Once upon a time restaurant owners only had to concern themselves with picking up the phone and hoping the person on the other end could speak loudly enough that they could hear over the music in the background or the roar of the dining room. Now, communication has taken on direction that leave many owners stifled and a bit confused.
A small portion of restaurants have opted for the recorder message machine prompting callers to press “1” for reservations, “2” for directions, “3” for the kitchen, “4” for menu preview. The only thing they forgot was information on which number to push for hospitality.
That seems to be disappearing as rapidly as English in the kitchen. But the lack of English is replaced with other creative, culinary skills. Phone recordings leave a bad taste in the mouths of the callers.
When I began my career in
Currently, the restaurant biz has thankfully become global. It not only has to do with the tastes on the menu but the flavors of the languages that can be heard in various corners of every establishment.
By the year 2015, most restaurants in the country will play host to a qualified team of Spanish speaking head chefs, sous chefs, prep chefs and salad chefs that create the food we eat. Owners, however, will need more than coat pocket dictionaries to be able to communicate with their kitchens in the near future. Today, it is vital for every chef who has any desire to succeed to be able to speak fluent Spanish. It is becoming the language of kitchens across the country. Without the ability to converse and command in Spanish, the difficulties of delivery will be insurmountable.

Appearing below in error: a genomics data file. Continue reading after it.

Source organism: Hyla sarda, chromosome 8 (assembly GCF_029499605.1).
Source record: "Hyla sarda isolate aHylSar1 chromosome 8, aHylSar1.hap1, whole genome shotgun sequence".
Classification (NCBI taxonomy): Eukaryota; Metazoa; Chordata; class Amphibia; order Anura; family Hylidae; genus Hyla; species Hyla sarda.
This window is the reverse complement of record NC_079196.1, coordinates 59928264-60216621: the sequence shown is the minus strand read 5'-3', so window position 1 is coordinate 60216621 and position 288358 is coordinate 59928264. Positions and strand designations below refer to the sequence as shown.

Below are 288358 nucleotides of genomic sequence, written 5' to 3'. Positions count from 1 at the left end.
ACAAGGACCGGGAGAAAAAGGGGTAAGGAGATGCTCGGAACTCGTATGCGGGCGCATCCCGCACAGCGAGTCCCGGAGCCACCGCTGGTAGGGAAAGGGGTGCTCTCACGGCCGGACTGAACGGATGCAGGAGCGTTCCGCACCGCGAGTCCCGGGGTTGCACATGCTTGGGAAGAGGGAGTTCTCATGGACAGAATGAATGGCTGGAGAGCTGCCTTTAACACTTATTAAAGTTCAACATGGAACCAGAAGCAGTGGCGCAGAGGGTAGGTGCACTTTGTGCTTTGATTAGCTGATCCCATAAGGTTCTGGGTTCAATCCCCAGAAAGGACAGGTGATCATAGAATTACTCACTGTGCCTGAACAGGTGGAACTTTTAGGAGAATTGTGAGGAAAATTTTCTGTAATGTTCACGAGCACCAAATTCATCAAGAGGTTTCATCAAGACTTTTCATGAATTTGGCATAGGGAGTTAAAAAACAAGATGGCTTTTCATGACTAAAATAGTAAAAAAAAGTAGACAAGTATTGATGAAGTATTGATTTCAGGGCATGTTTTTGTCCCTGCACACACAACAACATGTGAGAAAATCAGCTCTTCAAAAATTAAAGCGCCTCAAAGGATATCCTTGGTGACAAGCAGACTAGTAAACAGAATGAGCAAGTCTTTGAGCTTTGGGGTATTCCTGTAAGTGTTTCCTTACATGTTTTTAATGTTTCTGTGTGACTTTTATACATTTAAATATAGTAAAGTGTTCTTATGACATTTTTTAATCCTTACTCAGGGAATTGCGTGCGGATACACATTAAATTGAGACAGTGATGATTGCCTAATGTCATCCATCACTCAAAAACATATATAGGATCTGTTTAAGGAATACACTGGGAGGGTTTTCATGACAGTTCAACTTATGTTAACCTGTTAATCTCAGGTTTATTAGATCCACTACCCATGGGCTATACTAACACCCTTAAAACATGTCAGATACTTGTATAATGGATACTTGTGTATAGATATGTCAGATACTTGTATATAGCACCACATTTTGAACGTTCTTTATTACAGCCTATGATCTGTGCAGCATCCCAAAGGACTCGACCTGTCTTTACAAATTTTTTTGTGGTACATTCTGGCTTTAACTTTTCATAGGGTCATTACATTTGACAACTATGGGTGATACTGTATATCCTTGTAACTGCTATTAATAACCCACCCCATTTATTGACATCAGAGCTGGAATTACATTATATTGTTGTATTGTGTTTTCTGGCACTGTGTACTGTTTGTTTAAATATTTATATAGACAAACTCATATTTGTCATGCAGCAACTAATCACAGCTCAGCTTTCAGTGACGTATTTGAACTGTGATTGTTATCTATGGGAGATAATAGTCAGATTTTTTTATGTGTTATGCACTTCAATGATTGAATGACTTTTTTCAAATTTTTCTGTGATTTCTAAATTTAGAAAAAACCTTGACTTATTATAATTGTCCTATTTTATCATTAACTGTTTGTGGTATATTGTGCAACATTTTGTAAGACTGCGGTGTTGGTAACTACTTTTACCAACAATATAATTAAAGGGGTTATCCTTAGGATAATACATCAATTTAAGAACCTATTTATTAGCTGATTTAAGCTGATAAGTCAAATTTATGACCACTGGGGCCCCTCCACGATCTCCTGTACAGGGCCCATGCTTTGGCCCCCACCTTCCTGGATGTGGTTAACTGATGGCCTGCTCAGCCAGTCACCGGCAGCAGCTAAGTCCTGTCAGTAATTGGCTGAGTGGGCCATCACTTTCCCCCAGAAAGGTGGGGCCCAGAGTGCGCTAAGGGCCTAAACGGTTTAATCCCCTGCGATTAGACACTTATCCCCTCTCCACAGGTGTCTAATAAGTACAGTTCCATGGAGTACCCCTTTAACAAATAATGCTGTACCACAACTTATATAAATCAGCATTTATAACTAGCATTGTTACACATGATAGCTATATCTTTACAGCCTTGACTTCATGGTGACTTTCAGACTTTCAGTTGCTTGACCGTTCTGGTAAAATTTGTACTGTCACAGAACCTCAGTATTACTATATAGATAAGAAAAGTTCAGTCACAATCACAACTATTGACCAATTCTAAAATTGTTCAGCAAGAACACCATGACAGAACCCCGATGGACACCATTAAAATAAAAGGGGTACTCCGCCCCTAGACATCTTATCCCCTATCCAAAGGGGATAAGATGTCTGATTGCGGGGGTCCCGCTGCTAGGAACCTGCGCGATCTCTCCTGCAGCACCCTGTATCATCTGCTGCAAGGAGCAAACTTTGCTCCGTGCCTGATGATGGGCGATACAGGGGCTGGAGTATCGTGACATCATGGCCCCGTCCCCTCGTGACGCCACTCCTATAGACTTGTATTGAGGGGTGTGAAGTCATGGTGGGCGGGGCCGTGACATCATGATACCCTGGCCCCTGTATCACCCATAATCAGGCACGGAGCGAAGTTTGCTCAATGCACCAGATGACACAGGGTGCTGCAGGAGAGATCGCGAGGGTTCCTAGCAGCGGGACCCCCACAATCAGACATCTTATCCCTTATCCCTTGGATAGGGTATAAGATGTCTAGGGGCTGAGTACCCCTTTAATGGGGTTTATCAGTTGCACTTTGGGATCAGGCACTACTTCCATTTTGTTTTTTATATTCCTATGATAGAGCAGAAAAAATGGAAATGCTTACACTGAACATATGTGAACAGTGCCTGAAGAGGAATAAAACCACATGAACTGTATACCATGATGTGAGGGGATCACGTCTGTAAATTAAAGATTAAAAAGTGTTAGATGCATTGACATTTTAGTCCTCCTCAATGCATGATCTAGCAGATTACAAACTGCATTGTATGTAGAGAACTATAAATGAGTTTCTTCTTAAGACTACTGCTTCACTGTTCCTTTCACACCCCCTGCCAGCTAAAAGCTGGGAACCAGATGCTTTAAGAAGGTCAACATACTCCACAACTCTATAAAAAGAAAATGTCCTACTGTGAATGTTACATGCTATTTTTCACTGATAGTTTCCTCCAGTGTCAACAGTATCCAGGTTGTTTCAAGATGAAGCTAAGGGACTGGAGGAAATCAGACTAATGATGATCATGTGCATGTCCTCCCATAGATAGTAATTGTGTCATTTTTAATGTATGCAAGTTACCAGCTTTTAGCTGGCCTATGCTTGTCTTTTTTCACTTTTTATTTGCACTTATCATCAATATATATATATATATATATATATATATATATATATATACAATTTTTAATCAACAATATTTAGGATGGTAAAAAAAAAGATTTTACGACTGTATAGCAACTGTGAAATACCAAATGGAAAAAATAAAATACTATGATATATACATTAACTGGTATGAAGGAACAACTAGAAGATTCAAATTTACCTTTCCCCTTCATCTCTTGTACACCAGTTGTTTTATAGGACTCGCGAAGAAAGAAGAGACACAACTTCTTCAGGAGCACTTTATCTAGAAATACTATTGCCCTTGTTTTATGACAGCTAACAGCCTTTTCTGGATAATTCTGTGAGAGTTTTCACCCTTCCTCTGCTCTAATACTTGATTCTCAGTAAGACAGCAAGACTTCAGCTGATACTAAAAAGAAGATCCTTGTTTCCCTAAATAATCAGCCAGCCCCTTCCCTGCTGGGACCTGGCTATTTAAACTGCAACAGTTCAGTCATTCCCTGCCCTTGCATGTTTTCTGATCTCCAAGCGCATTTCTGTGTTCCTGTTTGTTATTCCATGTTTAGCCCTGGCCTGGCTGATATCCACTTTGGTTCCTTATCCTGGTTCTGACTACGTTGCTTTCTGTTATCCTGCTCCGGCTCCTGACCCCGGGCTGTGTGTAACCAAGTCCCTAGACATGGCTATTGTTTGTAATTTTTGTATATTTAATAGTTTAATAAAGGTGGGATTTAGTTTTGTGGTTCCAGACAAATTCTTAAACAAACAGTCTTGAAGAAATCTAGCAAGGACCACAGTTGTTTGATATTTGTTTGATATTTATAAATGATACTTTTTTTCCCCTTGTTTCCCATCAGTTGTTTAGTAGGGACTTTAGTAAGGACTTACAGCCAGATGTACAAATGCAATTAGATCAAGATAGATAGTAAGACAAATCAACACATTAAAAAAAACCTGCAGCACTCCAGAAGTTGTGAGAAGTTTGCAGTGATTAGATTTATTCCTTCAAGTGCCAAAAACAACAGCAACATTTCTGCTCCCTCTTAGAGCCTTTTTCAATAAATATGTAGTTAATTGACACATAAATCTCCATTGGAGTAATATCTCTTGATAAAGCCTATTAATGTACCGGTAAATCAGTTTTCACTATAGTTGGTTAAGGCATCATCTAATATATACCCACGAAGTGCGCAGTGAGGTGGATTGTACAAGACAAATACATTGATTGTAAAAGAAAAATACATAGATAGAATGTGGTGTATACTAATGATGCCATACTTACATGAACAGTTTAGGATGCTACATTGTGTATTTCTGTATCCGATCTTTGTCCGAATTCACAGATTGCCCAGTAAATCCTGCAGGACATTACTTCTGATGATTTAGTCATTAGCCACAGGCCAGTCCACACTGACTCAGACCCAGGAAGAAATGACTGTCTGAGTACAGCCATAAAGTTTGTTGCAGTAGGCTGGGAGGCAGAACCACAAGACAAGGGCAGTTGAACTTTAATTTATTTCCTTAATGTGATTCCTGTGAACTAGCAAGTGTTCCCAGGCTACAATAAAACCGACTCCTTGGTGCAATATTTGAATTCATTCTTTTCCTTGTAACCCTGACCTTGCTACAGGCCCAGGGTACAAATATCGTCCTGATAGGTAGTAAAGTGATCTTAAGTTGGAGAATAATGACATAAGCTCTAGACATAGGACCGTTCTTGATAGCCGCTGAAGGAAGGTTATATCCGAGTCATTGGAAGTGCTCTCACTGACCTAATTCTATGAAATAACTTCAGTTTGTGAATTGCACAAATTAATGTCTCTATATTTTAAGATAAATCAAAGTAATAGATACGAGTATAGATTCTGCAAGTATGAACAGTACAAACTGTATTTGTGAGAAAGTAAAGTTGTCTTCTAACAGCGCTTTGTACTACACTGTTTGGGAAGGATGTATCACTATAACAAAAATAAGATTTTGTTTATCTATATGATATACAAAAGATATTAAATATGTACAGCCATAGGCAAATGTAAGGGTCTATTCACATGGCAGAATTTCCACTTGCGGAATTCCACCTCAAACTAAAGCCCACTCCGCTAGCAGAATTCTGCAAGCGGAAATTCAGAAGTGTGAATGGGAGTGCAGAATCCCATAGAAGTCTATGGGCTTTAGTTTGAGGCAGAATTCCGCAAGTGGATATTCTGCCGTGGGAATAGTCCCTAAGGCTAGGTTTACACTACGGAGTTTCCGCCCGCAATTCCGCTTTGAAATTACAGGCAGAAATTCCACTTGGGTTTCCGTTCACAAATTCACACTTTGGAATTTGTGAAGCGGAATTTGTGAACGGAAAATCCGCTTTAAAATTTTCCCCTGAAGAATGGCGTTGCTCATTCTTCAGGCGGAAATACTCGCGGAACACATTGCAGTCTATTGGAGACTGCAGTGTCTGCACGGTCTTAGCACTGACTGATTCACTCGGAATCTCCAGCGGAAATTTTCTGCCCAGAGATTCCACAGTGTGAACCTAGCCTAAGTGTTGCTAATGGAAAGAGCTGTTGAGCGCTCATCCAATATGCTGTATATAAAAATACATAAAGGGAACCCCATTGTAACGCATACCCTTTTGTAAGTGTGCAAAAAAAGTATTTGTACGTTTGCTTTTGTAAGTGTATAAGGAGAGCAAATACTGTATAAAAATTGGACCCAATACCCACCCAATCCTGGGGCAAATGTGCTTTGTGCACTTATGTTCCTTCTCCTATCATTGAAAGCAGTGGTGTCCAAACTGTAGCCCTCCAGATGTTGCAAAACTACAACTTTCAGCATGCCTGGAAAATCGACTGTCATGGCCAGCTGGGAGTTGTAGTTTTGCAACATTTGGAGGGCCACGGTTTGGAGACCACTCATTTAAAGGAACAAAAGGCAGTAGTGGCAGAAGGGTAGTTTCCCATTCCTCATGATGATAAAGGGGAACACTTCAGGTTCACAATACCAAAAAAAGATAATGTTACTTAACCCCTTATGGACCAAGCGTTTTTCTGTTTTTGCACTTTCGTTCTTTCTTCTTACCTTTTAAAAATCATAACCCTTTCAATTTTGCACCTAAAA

Weeks back I had lunch at a tiny
I completely understand the language gap in kitchens and realize why restaurants depend on reliable, talented, creative people. But I don’t understand taking the language of hospitality away from the phone.
Why would any restaurant have a recorded message is beyond apprehension to me. A series of beeps, plods, rings, and whispers instructing you to press this and that do nothing to excite the appetite.
Have we become that distant towards one another that the foundation of hospitality has been substituted with a recorded high tech voice that is defined by the ability to never take a breath in mid-sentence?
I can understand menu changes, and ambiance advancement. I know that the cost of opening is far more expensive than it once was. But for the love of the industry, who invented recorded hosts?
Call me old fashioned, but I’ll take a good looking blonde at the door, a bartender with a knack for martinis, and a phone that’s answered, “Melons’, whadaya need,” any day over a recording that beings “You have reached…”